By and by, it's fairly even-handed; however, there's one thing that caught my attention.
Ironically, Kolbe complains later in the interview that the Human Rights Campaign hasn't devoted more energy to extending Social Security survivor benefits to gay couples — a move that would require repealing the half of DOMA that goes unmentioned in the article.
Actually, that's not quite the case.
DOMA, as Chris correctly points out, prevents the Federal government from recognizing anything that isn't a man-woman coupling as a spouse or married.
However, that only causes a problem if Social Security conditions survivor's benefits on spousal or marital status.
Many private pension and retirement plans do not; they allow an employee to designate beneficiaries, who may or may not be related or married to them, to receive their accrued benefit upon their death. This process was made even easier and simpler by the past year's pension reform bill, which allowed such transfers to take place without an immediate tax hit regardless of the individual's relationship to the beneficiary.
Congress is more than capable of changing Social Security to match that; instead of requiring "spouse", they could with perfect right institute a beneficiary system in which you designate someone to receive your survivor benefits from Social Security regardless of their relationship or other status. Since you would no longer need to be a "spouse" to receive these benefits, DOMA would not be violated.
However, it kind of begs the question.......why bother?
To explain why, one need only take a look at what would happen under Social Security if my partner and I were married and I died. First off, because he isn't old enough or disabled, my partner would not have immediate access to my survivor's benefits in the first place; he would only be able to claim them if he were of a certain age and/or disability status. Second, even if he were of age or status, any amount that he could collect would be reduced relative to his income if he continued to work. If he begins to collect Social Security -- or is already collecting Social Security -- he gets the better of his direct benefits or what he can collect of my survivor's benefits, not both of them; in either case, he must take them as a cash distribution and be taxed accordingly. Finally, if he were to remarry, the government could with perfect right immediately terminate any survivor's benefits he was receiving.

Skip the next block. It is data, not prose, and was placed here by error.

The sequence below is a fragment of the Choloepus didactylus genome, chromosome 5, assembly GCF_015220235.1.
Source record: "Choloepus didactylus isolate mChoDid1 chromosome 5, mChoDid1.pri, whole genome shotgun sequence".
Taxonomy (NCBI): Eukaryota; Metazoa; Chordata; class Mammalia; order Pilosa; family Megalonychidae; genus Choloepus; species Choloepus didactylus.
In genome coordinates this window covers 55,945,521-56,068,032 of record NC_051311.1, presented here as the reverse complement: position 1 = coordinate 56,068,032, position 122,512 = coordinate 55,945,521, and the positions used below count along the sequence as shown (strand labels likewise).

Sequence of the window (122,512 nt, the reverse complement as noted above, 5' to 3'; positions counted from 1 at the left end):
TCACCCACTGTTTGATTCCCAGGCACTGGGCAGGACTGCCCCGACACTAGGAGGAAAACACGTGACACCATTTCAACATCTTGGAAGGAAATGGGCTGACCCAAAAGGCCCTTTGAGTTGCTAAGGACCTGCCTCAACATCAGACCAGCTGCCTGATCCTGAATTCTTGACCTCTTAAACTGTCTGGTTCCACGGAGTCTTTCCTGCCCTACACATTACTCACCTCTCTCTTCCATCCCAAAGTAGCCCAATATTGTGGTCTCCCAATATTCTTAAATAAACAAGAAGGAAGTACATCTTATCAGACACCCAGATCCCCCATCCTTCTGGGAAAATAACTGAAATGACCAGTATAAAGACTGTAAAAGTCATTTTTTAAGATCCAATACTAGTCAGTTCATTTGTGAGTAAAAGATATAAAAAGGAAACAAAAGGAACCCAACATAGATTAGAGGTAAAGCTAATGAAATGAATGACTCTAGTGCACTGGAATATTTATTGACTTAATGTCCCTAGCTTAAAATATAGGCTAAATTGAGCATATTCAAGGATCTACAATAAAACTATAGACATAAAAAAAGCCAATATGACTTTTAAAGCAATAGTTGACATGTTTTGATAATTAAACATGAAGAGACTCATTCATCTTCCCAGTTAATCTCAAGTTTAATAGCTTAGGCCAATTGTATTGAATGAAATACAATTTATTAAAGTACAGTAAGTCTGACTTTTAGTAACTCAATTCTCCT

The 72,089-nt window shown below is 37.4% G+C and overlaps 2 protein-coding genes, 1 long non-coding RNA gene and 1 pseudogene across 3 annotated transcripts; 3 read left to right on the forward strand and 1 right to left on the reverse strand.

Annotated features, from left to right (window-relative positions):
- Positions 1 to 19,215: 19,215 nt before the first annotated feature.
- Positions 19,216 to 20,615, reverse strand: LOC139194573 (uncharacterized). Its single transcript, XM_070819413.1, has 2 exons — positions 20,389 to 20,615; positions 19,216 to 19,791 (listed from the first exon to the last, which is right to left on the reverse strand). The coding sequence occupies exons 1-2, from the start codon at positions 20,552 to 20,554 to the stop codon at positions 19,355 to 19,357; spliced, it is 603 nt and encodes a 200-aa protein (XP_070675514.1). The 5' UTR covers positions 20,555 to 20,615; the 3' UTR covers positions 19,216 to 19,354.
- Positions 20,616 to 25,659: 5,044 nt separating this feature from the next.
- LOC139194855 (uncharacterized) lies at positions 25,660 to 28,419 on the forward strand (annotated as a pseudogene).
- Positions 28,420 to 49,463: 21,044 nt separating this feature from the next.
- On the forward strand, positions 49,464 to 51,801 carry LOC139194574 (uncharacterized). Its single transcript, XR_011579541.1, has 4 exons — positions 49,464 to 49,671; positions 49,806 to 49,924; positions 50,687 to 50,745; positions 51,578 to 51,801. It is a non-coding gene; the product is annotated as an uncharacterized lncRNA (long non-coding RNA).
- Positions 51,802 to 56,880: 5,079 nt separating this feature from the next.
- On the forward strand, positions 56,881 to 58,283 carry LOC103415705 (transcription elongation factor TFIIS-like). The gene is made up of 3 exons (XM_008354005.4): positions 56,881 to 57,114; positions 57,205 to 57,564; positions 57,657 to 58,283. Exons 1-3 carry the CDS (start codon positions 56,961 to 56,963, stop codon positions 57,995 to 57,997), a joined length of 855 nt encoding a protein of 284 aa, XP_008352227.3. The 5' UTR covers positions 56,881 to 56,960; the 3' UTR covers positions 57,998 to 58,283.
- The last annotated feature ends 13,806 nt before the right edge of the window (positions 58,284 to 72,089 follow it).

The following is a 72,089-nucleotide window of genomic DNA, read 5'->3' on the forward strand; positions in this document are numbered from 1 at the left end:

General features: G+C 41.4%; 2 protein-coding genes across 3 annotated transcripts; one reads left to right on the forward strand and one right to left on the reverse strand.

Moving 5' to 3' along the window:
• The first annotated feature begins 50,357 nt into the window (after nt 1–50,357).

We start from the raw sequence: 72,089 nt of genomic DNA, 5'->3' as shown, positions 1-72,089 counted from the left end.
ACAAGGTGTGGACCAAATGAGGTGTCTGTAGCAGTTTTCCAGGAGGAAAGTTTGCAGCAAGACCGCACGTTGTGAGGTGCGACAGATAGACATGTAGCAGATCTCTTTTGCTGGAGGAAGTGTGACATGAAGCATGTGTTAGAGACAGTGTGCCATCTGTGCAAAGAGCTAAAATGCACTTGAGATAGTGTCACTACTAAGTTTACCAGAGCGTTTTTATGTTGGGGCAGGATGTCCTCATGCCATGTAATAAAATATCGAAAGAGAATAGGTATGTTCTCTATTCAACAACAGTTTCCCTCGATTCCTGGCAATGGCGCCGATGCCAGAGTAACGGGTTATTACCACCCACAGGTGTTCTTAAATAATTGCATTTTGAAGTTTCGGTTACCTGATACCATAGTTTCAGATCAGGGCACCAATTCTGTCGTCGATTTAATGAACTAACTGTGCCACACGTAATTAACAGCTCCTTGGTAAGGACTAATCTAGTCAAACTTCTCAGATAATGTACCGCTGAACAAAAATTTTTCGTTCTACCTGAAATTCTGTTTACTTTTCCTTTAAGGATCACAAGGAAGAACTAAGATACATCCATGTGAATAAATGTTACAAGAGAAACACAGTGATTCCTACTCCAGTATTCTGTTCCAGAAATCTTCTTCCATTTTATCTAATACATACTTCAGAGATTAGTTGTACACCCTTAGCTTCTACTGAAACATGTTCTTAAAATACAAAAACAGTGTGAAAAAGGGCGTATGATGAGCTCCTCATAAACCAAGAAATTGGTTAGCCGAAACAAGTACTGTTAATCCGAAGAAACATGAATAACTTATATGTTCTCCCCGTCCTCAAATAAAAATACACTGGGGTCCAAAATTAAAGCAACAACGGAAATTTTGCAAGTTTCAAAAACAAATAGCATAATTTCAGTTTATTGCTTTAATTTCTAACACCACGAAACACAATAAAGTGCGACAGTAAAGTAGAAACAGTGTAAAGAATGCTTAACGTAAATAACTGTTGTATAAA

In contrast, if I were to die, my private retirement plans would immediately pay out my accrued benefit to him as my beneficiary as he preferred, either as a taxable cash distribution or as a tax-free transfer into his own retirement account, there for him to invest as he sees fit and use when he needs it. He doesn't have to choose between his own retirement funds and mine; he gets both. Furthermore, he gets to keep both regardless of whether he remarries or not with no dimunition in their value.
This convoluted mess is why we found straight couples arguing for domestic partnerships in last year's battle over the Arizona marriage amendment; they're trying to dodge the fact that, if they get married, their Social Security payouts drop, either by the negation of survivor's benefits or the fact that the Social Security limit on payouts to their household is lower than the combined value of their benefits if considered separately.
In short, until meaningful reform to Social Security takes place, the argument over gay couples needing marriage to get Social Security benefits is pointless AND contradicted by the fact that straight couples are avoiding marriage so as not to lose Social Security benefits by getting married.
And the chances of a Democratic lapdog group like HRC advocating for meaningful changes to Social Security are about the same as that of Perez Hilton advocating for restraint in journalism.